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Calories in 5 oz Salmon: Nutritional Insights and Health Benefits

published on 2024-05-17 by mitchell

Salmon, an oily fish that graces countless dinner tables, is widely regarded for its impressive nutritional profile. For individuals keeping track of their caloric intake, a 5 oz serving of boneless salmon is an important figure to consider. According to FatSecret, this amount delivers about 207 calories, making it a fitting option for those aiming to maintain a balanced diet without overindulging in calories. The calorie content stems from a balance of fat and protein, with a distribution that sees 38% of the calories coming from fat and 62% from protein.

The health benefits of salmon extend beyond mere calorie counts. This fish is an excellent source of protein, an essential macronutrient necessary for muscle repair, immune function, and overall growth. Additionally, salmon is rich in omega-3 fatty acids, which play a crucial role in heart health, brain function, and inflammation reduction. Unlike many other foods, salmon boasts minimal carbs, aligning with various dietary preferences, including those that limit carbohydrate intake.

Understanding the caloric makeup of salmon empowers consumers to make informed dietary choices. It is important to factor in not just the calories but also the type of fat and absence of carbohydrates when considering salmon as part of a regular diet. This context is crucial, especially when devising meal plans that cater to specific nutritional goals, whether for weight management, muscle building, or simply upholding a balanced diet.

Nutritional Profile of 5 Oz Salmon

A 5-ounce serving of salmon is a nutrient-dense food that provides a significant portion of the daily requirements for several nutrients, including essential omega-3 fatty acids. It is high in protein and contains various vitamins and minerals, contributing to its numerous health benefits.

Macronutrients and Calories

NutrientAmount% Daily Value (DV)*
Calories207-24810-12%
Protein29-31g58-62%
Total Fat10-15g15-23%
- Saturated Fat2-3g10-15%
- Trans Fat0g0%
- Monounsaturated Fat3-5g
- Polyunsaturated Fat3-5g
Omega-3 Fatty Acids
- EPA500-1000mg
- DHA500-1500mg
Cholesterol60-70mg20-23%
Carbohydrate0g0%
- Fiber0g0%
- Sugar0g0%

*The % Daily Values are based on a 2,000 calorie diet. Exact values may vary. Salmon contains 207 calories in a 5-ounce serving of boneless salmon and is a great source of high-quality protein. It possesses a balance of polyunsaturated fats, including essential omega-3 fatty acids EPA and DHA, which are beneficial for cardiovascular and cognitive health.

Vitamins and Minerals

Vitamin/MineralAmount% Daily Value (DV)*
Vitamin D570-800IU95-133%
Calcium10-15mg1-2%
Iron0.8-1mg4-5%
Vitamin A50-70IU1-2%
Potassium300-500mg6-10%
Sodium50-75mg2-3%
B Vitamins
- B60.6mg30%
- B123.2µg53%
Phosphorus250mg25%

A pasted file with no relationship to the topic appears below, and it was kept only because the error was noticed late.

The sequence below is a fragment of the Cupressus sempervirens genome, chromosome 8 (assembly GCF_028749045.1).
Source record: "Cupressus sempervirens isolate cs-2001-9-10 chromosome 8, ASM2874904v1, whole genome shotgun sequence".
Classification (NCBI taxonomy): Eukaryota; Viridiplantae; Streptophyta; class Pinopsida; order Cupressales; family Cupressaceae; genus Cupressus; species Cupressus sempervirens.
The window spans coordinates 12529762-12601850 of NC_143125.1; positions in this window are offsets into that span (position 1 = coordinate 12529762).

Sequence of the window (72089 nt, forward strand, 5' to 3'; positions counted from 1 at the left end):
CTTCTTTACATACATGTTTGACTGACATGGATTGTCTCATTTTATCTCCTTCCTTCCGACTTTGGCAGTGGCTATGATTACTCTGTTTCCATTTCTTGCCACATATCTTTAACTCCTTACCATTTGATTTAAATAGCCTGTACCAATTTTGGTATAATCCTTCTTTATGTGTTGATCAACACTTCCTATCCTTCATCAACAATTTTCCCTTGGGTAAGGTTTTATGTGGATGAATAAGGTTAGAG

Vitamin C0mg0%

*The % Daily Values are based on a 2,000 calorie diet. Exact values may vary. Salmon is packed with B vitamins, particularly vitamin B6 and B12, which play an important role in energy production and cognitive health. It is also an excellent source of vitamin D, crucial for bone health and immune function. Essential minerals such as calcium, iron, and phosphorus are present in smaller amounts. Importantly, salmon is low in sodium, making it a heart-healthy choice.

Health Implications and Dietary Considerations

When considering a 5 oz serving of salmon, it's important to understand the health implications tied to its nutrient profile, as well as the dietary considerations of incorporating salmon into one's diet.

Health Benefits and Risks

Salmon is praised for its high protein content and heart-healthy omega-3 fatty acids. It's also a source of vitamin D and selenium. Heart health, brain health, and a reduction in inflammation are some of the major benefits associated with these nutrients. On the flip side, consuming canned salmon may come with added salt, increasing risk for high blood pressure. Additionally, certain salmon types, especially larger fish like chinook or Atlantic salmon, can accumulate higher levels of mercury, which can pose health risks if consumed in large quantities.

Wild-Caught vs Farmed Salmon

Wild-Caught SalmonFarmed Salmon
Omega-3Higher LevelsLower Levels
MercuryLower RiskHigher Risk
CostMore expensiveMore economical

Wild-caught salmon, including sockeye, coho, and pink salmon, are often lower in calories and fats compared to farmed salmon. They also contain natural antioxidants like astaxanthin. Farmed salmon, however, may contain more consistent levels of fat and can be more cost-effective. It's important to consider the environmental impact and sustainability practices associated with both options.

Recommended Intake and Dietary Balance

For optimal health, salmon should be a part of a balanced diet that includes a variety of fish such as trout or tuna, to minimize any potential contaminants while still enjoying the benefits of high-protein, heart-healthy fats with minimal trans fat. The American Heart Association recommends eating two servings of fish (especially fatty fish) per week. Smoked salmon, baked salmon, or broiled salmon are healthier choices compared to fried salmon due to lower calorie content and healthier preparation methods. Cooked salmon retains most of its nutritional value and can be a versatile component of any diet regimen, including those geared towards weight loss or maintenance. However, attention should be given to the balance of one's diet as salmon has no dietary fiber or sugars, necessitating the inclusion of other foods to get a well-rounded nutrient intake.

Calories in 5 oz Salmon: Nutritional Insights and Health Benefits
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